Camilla: You, sir, should unmask.
Cassilda: Indeed, it's time. We have all laid aside disguise but you.
Stranger: I wear no mask.
Camilla: (Terrified, aside to Cassilda.) No mask? No mask!
Tuesday, 22 November 2011
Friday, 18 November 2011
There was no point in a WIP Wednesday this week, because I'm just working on another draft of The Tyger. At the moment I've only done the black, or half the black, anyway. So it's not even as if I can show how different it looks this time.
But I figured I'd share some rough experiments this time, so here are two "canvasses" where I was trying to explore meta-text-art. I was going to extend the work with two more canvasses to explore translation issues, too.
Tuesday, 15 November 2011
And here's the finished thing. It's a good job I did a test, because the colours are all wrong. Retrospectively I should have realised before ever putting needle to aida that using the pale pinks for the three most common letters wasn't a good idea. I'll be trying again, again with the tiger, with slightly more sophisticated methods of colour selection. It fits rather well do to another version of The Tiger (and actually, I have a final piece of aida left of just the right size, so I might even do a third version) since each printed version Blake produced would have subtle and deliberate differences in illustration, colouring, etc. I'm just following his lead.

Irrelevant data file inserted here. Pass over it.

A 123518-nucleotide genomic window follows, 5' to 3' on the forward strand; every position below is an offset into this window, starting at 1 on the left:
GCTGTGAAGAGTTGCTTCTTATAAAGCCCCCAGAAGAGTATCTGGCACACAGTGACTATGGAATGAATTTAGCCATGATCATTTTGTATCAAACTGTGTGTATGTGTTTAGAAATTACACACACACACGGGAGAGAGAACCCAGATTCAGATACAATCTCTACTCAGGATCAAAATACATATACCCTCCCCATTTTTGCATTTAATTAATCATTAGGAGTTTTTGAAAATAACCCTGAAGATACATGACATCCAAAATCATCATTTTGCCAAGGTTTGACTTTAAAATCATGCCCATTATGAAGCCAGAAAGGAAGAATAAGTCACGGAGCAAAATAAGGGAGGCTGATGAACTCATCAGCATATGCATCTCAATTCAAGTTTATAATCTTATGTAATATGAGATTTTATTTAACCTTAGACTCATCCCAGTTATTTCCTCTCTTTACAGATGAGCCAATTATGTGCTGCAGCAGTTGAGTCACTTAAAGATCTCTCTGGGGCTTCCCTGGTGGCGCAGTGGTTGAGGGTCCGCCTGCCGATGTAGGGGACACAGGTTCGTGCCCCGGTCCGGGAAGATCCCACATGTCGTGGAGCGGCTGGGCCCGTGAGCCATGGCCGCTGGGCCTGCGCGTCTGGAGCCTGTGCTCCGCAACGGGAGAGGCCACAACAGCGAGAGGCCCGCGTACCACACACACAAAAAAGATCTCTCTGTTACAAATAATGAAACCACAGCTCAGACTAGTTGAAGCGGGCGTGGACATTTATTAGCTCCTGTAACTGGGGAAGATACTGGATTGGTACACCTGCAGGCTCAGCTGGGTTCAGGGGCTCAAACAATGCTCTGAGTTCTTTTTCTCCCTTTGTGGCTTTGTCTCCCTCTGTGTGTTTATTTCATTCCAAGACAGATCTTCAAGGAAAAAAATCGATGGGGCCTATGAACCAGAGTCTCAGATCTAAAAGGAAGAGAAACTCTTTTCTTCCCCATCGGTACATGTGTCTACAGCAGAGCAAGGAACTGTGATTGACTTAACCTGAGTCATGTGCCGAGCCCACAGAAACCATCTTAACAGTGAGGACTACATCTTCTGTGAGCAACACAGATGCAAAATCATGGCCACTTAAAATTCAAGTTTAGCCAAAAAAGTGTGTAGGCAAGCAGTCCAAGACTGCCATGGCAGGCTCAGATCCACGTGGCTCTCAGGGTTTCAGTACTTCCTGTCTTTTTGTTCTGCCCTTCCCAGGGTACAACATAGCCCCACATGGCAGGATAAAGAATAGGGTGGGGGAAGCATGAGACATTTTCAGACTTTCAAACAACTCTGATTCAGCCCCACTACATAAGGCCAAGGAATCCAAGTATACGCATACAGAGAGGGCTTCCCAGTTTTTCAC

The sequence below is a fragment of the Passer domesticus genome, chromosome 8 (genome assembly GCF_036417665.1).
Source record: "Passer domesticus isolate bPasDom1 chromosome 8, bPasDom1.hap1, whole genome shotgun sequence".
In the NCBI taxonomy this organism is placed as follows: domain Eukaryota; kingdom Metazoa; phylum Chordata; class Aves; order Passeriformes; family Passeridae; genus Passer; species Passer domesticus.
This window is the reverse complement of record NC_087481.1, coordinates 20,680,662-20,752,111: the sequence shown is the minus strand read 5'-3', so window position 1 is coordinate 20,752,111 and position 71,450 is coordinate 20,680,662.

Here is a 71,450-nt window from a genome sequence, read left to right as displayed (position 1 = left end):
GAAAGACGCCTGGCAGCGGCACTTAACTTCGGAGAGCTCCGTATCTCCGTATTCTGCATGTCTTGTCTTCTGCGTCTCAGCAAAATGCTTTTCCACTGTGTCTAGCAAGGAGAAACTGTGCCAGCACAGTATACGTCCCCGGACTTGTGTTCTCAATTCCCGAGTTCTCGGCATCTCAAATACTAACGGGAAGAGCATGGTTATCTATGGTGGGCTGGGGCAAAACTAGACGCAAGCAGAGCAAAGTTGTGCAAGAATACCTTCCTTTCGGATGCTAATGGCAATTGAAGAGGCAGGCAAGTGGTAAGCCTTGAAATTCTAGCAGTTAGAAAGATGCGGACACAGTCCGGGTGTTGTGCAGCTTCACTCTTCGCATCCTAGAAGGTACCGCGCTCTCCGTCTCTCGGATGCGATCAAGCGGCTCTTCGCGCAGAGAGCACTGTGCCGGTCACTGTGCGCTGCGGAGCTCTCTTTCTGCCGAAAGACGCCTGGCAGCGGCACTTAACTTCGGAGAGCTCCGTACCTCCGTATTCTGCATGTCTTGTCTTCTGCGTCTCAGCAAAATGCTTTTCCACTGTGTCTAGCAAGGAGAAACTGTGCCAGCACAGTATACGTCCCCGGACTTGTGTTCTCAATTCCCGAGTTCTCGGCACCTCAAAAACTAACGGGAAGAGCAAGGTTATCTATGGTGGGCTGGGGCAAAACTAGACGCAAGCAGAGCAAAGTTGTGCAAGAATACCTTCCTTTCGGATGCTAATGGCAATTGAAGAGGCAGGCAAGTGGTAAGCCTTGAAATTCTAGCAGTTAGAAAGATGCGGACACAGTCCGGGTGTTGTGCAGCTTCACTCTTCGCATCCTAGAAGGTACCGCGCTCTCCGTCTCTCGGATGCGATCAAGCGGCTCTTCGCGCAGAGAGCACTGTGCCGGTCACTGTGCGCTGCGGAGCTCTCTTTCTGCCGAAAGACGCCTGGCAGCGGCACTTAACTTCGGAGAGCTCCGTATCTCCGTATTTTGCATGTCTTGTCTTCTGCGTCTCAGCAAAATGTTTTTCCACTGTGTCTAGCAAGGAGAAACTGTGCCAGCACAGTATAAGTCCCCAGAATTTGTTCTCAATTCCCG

Thursday, 10 November 2011
So in an attempt to help me keep to some sort of regular schedule, I decided to dedicate one day each week to showing WIPs. This piece is something I'm working on as a test before I begin a much larger project of the same type so I can work through all the unforeseen problems in advance.
But what is it? It's William Blake's poem The Tiger in in cross stitch, with each letter of the alphabet substituted for a different colour. I'd chosen a red pallet for the larger work, so The Tiger seemed a good choice to try it out on, as the pallet seemed to suit this poem, too. Then I thought 'hey, if I stuck black lines in between the text it'd look like a tiger!' and since this is just a test, well, why not try it out? But how to decide the length of the black lines?
In the end I turned to Blake's companion piece to The Tiger: The Lamb. The Tiger poem appears in a book of poetry called 'Songs of Experience' which is a companion, and juxtaposition to the poems in the ion 'Songs of Innocence', in which the poem The Lamb appears. Since Ny interpretation or translation of one poem would be incomplete without the other it seemed appropriate to try and get The Lamb in there somehow. So the length of the black lines is dictated by the length of the lines of The Lamb, excluding spaces and punctuation, which is also missing from my translation of The Tiger.